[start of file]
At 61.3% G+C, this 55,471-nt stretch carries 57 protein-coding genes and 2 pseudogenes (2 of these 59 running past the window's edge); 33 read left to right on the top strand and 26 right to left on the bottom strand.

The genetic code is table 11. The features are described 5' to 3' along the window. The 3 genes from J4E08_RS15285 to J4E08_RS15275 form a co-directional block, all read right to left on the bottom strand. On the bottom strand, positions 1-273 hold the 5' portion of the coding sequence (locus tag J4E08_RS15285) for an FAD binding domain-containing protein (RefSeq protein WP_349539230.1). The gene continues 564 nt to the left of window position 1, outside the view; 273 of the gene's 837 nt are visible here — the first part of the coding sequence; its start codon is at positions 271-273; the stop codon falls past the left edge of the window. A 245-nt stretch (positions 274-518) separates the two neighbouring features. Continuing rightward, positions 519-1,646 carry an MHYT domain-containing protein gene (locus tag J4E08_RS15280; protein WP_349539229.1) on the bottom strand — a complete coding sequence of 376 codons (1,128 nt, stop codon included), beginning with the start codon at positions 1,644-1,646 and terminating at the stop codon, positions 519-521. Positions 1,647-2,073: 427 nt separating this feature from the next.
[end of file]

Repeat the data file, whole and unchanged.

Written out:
At 61.3% G+C, this 55,471-nt stretch carries 57 protein-coding genes and 2 pseudogenes (2 of these 59 running past the window's edge); 33 read left to right on the top strand and 26 right to left on the bottom strand.

The genetic code is table 11. The features are described 5' to 3' along the window. The 3 genes from J4E08_RS15285 to J4E08_RS15275 form a co-directional block, all read right to left on the bottom strand. On the bottom strand, positions 1-273 hold the 5' portion of the coding sequence (locus tag J4E08_RS15285) for an FAD binding domain-containing protein (RefSeq protein WP_349539230.1). The gene continues 564 nt to the left of window position 1, outside the view; 273 of the gene's 837 nt are visible here — the first part of the coding sequence; its start codon is at positions 271-273; the stop codon falls past the left edge of the window. A 245-nt stretch (positions 274-518) separates the two neighbouring features. Continuing rightward, positions 519-1,646 carry an MHYT domain-containing protein gene (locus tag J4E08_RS15280; protein WP_349539229.1) on the bottom strand — a complete coding sequence of 376 codons (1,128 nt, stop codon included), beginning with the start codon at positions 1,644-1,646 and terminating at the stop codon, positions 519-521. Positions 1,647-2,073: 427 nt separating this feature from the next.